Parents’ Genes, Family History do not Control Children’s Sex

Many people believe that if parents have more sons then their sons will continue having sons and so on, immortalizing the trend. However, researchers at University of Queensland (UQ), Australia, have rebuffed this notion explaining that the tendency of having boys and girls doesn’t run in families. Your parents’ genes and family history do not control your sex.

“Individuals don’t have a natural tendency to have offspring of one or the other gender. The chances are more like 51 to 49 of having a boy, but the genes of the mother and father don’t play any role,” says Dr. Brendon Zietch, PhD, professor of Health and Behavioral Sciences at University School of Psychology, The University of Queensland, Australia, and the author of the study.

In this huge research, the data was obtained from all the Swedish population registers that had every Swede individual born since 1932. It included 3,543,243 individuals and their 475,269 children. The researches linked family members and checked if the sex of an individual child was inked with the sex of their sibling’s children.

Dr. Zietch explained that there is no evidence of someone having boys or girls. “The chances are more like 51 to 49 of having a boy, but the genes of the mother and father don’t play any role. These findings have crucial implications for biological and evolutionary theories of offspring sex ratios,” says Dr. Zietch

Every couple has a 50% chance of having a baby boy and vice versa. The father’s sperm determines the sex. One half of the sperms carry X-chromosomes that assign female gender to the baby, and the other half carry Y-chromosome that give birth to a boy. The sperm that gets to the egg first is the winner and determinant of the sex of the child.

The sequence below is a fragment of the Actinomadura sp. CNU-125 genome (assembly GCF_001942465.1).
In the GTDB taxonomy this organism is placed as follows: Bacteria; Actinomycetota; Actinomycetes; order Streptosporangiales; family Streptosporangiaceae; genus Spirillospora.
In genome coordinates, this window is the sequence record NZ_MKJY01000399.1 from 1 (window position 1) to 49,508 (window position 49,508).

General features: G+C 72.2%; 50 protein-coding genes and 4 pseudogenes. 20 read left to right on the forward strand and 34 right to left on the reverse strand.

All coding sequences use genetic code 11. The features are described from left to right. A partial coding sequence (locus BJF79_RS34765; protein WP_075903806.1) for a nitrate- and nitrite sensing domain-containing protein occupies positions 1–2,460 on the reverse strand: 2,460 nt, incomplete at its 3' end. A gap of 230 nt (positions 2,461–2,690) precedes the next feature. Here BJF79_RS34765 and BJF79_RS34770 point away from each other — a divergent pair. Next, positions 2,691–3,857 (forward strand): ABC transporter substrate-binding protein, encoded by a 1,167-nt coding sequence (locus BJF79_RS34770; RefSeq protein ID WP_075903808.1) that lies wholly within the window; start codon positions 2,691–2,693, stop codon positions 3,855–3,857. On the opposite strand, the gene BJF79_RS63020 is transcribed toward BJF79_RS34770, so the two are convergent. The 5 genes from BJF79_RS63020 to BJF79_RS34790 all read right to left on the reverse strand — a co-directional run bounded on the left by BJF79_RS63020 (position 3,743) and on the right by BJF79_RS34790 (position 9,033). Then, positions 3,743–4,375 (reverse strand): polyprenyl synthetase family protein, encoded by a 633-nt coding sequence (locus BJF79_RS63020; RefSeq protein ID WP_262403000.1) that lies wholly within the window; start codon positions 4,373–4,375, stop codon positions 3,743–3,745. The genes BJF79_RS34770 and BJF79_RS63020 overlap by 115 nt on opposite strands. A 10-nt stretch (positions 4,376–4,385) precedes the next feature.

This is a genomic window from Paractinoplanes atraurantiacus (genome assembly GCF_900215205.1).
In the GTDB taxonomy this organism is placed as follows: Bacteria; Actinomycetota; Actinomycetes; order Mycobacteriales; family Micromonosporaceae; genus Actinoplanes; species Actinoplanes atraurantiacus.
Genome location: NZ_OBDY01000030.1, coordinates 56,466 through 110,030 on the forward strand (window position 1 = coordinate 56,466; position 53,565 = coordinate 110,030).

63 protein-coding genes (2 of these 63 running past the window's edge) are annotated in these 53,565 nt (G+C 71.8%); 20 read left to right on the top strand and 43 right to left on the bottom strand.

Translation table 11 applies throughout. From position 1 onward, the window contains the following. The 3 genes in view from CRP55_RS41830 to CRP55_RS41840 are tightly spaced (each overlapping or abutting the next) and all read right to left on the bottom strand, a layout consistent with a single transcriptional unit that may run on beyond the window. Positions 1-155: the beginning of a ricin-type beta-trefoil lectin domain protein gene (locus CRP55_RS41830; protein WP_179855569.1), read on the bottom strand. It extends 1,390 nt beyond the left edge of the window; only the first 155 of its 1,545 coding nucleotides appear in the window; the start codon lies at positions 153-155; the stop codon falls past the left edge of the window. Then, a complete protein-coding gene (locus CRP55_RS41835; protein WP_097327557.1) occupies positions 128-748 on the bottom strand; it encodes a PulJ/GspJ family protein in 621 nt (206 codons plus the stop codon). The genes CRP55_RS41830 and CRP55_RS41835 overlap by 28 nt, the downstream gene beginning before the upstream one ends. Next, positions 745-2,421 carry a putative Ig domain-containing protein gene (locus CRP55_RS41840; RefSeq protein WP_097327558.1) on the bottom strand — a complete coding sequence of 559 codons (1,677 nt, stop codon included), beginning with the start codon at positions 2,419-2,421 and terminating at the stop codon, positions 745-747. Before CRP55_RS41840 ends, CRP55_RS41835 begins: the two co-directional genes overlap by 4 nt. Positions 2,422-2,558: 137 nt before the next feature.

A number of myths are widely established in the society. For instance, one says that tall or rich parents have more boys than girls and beautiful parents have more girls than boys. The hormone levels at the time of conception are also given some importance.

The lead researcher explains that their findings eliminate all such possibilities and forces researchers worldwide to rethink the offspring sex ratio theory and to understand why it differs across countries.

It all comes to the lucky coincidence about gender but scientists in 2012 did a research on the Great Chinese Famine 1959-1961 and concluded that famine and shortage of food could cause the increased birth rate of daughters as compared to sons. They say that malnutrition might not be the only reason for the decline of male birth rate, a high rise in psychological and physical stress could also be the reasons for the decline.

The researcher believes that it is not possible to fully blame extreme environmental events for specific sex ratio but it is confirmed that the variation of environment faced by Swedish people born after 1932 did not affect their sex ratio of having boys or girls.

This study was published on February 19, 2020, in a journal Proceedings B of the Royal Society.

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